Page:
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Indie Artists Take Music Technology to the Next Level

by +FE on February 13, 2009 at 12:06 PM · Comments
+FE Music's Director of Operations and Woman-of-a-thousand-hustles Aimee Flint was interviewed for Rolling Out about the ways in which independent artists can use internet technology to help further their careers.
It seems like everyday there's a new singing sensation, rap artist or one-of-a-kind producer on the rise. In an over-saturated market where everyone has a MySpace page and is claiming to be the next big thing in music, independent artists and respective management have to stay ahead of the virtual curve to ensure that they're taking advantage of the leveraging opportunities that the internet has to offer.  

With the web providing music-related platforms and social networking sites such as Imeem, MySpace, Facebook, Vimeo, Reverbnation, YouTube, Unsigned, Tryxo, and iLike, artists and managers have their pick of the latest technologies to position themselves directly in front of consumers and fans. With so much variety they may not have to choose just one outlet, but can instead be creative in using the sites in conjunction with each other.

"We use an array of different websites as they all have their own effectiveness," says Aimee Flint, director of operations at Nicolay Music. "The best way to take advantage of these technologies is to work them all together and keep giving fans and consumers a reason to come back."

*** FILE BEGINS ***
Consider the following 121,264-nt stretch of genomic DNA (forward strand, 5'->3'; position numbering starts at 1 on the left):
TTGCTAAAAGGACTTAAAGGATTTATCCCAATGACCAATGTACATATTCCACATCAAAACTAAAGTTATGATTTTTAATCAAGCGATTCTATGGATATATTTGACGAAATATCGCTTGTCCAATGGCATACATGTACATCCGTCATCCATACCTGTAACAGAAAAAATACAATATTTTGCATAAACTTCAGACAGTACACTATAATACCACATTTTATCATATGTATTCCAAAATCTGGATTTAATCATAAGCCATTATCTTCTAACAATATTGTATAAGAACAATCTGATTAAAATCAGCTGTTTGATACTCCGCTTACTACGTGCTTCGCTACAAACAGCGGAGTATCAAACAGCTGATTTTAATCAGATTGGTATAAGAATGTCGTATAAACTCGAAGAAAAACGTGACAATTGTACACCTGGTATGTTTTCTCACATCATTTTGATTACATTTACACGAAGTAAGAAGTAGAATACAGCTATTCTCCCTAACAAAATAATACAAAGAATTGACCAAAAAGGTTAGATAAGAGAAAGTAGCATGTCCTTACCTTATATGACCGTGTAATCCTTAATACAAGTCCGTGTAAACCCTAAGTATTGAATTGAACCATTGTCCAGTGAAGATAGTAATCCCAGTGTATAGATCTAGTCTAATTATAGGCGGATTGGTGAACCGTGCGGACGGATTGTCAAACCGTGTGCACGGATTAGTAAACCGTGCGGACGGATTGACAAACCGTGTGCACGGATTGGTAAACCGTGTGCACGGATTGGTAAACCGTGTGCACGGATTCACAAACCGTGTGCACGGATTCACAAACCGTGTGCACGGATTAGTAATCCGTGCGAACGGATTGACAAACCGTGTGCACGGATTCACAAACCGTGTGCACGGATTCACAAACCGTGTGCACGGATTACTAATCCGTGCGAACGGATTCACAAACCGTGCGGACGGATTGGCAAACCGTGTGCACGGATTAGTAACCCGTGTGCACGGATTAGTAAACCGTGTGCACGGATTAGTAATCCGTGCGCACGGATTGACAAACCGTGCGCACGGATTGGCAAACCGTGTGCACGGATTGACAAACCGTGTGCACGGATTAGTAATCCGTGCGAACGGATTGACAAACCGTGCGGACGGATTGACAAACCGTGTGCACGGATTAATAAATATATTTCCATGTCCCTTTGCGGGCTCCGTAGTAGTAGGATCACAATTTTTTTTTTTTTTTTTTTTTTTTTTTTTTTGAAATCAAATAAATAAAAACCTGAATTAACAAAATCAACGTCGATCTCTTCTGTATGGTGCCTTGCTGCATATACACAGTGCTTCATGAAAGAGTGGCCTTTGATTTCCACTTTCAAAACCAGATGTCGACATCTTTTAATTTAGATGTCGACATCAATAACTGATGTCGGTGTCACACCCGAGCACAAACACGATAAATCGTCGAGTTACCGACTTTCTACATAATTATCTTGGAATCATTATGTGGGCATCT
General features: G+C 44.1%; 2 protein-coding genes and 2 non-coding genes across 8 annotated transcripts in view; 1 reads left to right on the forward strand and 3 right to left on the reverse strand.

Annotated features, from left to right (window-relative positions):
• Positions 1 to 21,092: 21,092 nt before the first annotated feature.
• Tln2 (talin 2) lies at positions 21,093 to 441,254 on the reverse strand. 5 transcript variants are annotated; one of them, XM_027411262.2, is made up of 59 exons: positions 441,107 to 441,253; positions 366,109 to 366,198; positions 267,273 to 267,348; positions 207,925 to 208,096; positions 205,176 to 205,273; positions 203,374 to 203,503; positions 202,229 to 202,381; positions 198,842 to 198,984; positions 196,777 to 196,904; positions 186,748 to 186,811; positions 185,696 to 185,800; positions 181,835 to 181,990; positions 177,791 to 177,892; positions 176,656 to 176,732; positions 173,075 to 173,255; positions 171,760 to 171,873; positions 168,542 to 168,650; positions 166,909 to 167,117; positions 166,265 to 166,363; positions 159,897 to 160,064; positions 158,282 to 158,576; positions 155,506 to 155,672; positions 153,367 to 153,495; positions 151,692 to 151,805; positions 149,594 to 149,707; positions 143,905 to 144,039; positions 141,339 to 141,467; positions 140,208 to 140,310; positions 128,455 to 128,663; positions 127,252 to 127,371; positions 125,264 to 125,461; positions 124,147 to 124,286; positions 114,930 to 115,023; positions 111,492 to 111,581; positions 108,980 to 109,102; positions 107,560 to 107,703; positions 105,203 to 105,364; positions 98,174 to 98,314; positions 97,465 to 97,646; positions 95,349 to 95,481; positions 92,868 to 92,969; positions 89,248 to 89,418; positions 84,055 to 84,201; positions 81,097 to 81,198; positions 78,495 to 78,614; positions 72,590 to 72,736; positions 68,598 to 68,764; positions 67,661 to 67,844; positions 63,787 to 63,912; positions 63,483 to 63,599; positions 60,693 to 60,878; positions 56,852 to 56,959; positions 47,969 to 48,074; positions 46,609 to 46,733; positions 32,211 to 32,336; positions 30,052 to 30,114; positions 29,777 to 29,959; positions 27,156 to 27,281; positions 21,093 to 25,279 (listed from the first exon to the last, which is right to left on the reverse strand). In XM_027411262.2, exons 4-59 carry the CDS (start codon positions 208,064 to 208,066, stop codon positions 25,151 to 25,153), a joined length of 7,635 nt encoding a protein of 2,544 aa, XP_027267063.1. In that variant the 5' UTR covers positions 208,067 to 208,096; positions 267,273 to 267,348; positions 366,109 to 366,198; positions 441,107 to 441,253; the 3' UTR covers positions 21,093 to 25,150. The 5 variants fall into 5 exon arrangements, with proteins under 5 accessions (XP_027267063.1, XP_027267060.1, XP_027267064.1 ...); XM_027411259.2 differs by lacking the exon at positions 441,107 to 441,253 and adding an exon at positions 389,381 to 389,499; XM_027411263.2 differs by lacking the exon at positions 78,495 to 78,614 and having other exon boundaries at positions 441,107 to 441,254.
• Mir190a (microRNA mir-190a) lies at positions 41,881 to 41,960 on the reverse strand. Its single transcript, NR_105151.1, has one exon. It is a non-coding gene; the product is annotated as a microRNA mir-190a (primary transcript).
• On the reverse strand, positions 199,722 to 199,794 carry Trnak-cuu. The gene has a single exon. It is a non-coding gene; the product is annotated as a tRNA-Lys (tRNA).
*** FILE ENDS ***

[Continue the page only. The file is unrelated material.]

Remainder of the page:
Though Flint is an advocate of belonging to multiple music communities and using a variety of different sites, she expresses her avid support of Reverbnation, a full-service site for artists, fans, managers, labels and venues.

"I'm a super huge fan!" admits Flint, who works directly with indie alternative soul group, The Foreign Exchange. "If I have two cents for any indie artist [it would be to] get a Reverbnation page and spend some time [exploring] all the possibilities you have with that site alone where you can also link your MySpace, Facebook, YouTube as well as all kinds of cool widgets."

Even when artists are using a combination of proven online platforms and social networking sites to promote their music, it's still difficult to stand out in a sea of many.

"It now takes longer to pick the needle out the haystack, if at all," says Fadia Kader, manager of Atlanta-based hip-hop duo, Proton. 

Internet phenom Soulja Boy Tell 'Em knew exactly how to stand out in the crowd. The Southern rapper established popular pages on YouTube and MySpace debuting original songs and videos including his 2007 hit, "Crank That" which caught the attention of multi-platinum producer, Mr. Collipark, who initiated Soulja Boy's Interscope deal.

Similar to Soulja Boy, eclectic newcomer Charles Hamilton also capitalized off of internet promotion. The Sonic the Hedgehog-loving lyricist built an extensive catalog of MySpace fans and consistently blogged to captivate hip-hop fans across the net. Not only did this buzz eventually lead him to a deal with Interscope, but it also earned Hamilton his own imprint, Demevolist Music Group.

"I think using the internet as a catalyst for your career is an awesome way to put yourself out there," says Flint. "[But] I still think it's about the whole package, creating a brand and learning how to expand within that brand."

Flint executed this method on The Foreign Exchange's new album, Leave It All Behind, initially releasing the full album on iTunes, then dropping the CD a week later as a double disc followed by a vinyl with two bonus tracks. "Bottom line-- keep giving them a reason to come back."

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